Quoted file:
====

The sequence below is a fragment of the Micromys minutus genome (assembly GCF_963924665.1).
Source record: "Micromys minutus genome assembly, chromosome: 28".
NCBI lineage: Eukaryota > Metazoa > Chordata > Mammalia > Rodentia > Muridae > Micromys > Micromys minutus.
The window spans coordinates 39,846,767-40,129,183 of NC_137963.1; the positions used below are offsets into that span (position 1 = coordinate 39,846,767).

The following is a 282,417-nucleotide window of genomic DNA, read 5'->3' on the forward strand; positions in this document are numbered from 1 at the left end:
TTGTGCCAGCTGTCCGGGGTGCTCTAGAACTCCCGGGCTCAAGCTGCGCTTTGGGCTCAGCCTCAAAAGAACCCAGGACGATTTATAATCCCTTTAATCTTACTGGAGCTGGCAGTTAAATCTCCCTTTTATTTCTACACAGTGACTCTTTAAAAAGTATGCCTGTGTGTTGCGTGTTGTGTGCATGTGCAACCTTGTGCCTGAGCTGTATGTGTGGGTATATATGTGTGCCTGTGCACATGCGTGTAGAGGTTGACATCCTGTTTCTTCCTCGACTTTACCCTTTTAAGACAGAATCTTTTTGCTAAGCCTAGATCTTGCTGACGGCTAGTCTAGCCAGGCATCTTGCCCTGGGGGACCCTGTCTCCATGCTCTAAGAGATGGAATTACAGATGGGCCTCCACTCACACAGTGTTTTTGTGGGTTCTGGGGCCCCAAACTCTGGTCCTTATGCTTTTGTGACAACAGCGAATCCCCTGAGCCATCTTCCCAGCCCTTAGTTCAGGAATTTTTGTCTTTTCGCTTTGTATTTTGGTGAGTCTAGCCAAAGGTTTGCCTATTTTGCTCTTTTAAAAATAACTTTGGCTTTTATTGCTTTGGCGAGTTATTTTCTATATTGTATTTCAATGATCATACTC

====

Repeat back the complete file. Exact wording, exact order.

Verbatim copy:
The sequence below is a fragment of the Micromys minutus genome (assembly GCF_963924665.1).
Source record: "Micromys minutus genome assembly, chromosome: 28".
NCBI lineage: Eukaryota > Metazoa > Chordata > Mammalia > Rodentia > Muridae > Micromys > Micromys minutus.
The window spans coordinates 39,846,767-40,129,183 of NC_137963.1; the positions used below are offsets into that span (position 1 = coordinate 39,846,767).

The following is a 282,417-nucleotide window of genomic DNA, read 5'->3' on the forward strand; positions in this document are numbered from 1 at the left end:
TTGTGCCAGCTGTCCGGGGTGCTCTAGAACTCCCGGGCTCAAGCTGCGCTTTGGGCTCAGCCTCAAAAGAACCCAGGACGATTTATAATCCCTTTAATCTTACTGGAGCTGGCAGTTAAATCTCCCTTTTATTTCTACACAGTGACTCTTTAAAAAGTATGCCTGTGTGTTGCGTGTTGTGTGCATGTGCAACCTTGTGCCTGAGCTGTATGTGTGGGTATATATGTGTGCCTGTGCACATGCGTGTAGAGGTTGACATCCTGTTTCTTCCTCGACTTTACCCTTTTAAGACAGAATCTTTTTGCTAAGCCTAGATCTTGCTGACGGCTAGTCTAGCCAGGCATCTTGCCCTGGGGGACCCTGTCTCCATGCTCTAAGAGATGGAATTACAGATGGGCCTCCACTCACACAGTGTTTTTGTGGGTTCTGGGGCCCCAAACTCTGGTCCTTATGCTTTTGTGACAACAGCGAATCCCCTGAGCCATCTTCCCAGCCCTTAGTTCAGGAATTTTTGTCTTTTCGCTTTGTATTTTGGTGAGTCTAGCCAAAGGTTTGCCTATTTTGCTCTTTTAAAAATAACTTTGGCTTTTATTGCTTTGGCGAGTTATTTTCTATATTGTATTTCAATGATCATACTC